Tag Archives: agroforestry

What do Scientists Really Think About Climate Change?

Back in the States, global warming combatants regularly appeal to scientists to support their positions. Flip on a conservative news channel, and someone will probably be citing a scientist who refutes the warnings of mainstream climate science. Open the New York Times, and you’ll read that 97% of climate scientists say that our greenhouse gases are disrupting the global climate. It’s not surprising that people are a little confused. With presumed experts on both sides, whom do we believe?

Well, this last week has been a real eye-opener for me. I’m on beautiful Prince Edward Island in the Canadian Maritimes, where I’ve spent much of the week with about one hundred agroforestry scientists. I’ll admit, it’s been a little intimidating: one hundred PhD’s, plus me – a finance guy-turned-farmer.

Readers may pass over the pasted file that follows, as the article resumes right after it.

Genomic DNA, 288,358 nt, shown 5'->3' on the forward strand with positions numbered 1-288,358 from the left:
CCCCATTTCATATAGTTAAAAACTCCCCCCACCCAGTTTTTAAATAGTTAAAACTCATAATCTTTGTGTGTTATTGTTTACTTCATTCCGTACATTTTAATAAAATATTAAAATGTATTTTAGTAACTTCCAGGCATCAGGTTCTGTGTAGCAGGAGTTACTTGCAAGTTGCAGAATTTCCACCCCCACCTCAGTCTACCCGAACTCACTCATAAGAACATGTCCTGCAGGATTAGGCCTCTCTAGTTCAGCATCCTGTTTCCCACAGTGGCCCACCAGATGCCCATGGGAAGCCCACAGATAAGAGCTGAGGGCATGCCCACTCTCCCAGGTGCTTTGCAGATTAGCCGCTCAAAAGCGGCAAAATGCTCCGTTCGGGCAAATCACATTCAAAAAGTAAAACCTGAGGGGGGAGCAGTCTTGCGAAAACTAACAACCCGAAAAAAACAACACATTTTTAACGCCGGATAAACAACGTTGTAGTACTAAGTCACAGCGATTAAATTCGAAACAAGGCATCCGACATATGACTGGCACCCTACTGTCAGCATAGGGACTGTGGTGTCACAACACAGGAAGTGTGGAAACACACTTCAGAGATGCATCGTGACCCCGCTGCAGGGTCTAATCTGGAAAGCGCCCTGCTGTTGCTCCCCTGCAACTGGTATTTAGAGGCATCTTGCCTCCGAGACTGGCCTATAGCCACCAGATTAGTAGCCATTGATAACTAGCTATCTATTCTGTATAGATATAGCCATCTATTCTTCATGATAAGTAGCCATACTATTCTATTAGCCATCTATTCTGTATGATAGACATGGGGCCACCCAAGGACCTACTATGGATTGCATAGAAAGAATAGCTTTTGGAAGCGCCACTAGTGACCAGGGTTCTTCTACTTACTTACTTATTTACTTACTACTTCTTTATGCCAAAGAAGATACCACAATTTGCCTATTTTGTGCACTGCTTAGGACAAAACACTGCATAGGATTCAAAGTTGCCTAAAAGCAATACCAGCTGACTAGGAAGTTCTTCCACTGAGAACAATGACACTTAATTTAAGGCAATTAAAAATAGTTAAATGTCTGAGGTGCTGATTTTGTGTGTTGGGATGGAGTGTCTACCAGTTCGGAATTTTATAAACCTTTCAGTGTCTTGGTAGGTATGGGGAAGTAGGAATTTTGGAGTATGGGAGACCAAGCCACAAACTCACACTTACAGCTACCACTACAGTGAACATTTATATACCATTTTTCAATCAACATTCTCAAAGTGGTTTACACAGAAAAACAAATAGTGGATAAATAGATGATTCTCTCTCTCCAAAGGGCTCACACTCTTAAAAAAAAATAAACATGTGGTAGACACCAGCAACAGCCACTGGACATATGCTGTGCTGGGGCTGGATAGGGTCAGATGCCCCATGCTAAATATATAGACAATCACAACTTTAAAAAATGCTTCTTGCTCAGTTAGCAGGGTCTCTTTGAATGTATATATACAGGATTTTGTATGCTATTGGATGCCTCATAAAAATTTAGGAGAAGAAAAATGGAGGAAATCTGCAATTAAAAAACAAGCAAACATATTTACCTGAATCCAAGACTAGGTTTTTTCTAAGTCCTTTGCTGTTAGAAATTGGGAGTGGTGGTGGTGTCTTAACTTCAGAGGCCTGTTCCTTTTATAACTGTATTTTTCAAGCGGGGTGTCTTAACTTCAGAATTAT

And what, you ask, do agroforesters know about climate science?

Alley-cropping in France: wheat grown with walnut trees

Alley-cropping in France: wheat grown with walnut trees

That’s part of the beauty of this experience. In truth, if it were one hundred climate scientists, the debate would be a mismatch. Indeed, there would be no serious debate on the core matter of human-caused climate change. It really is beyond dispute in their ranks: they’re convinced that we’re fundamentally disrupting the planetary systems that have nurtured civilization. But what about other scientists whose specialties only tangentially touch on climate? I listened carefully to the agroforesters this week for the answer to my question. Continue reading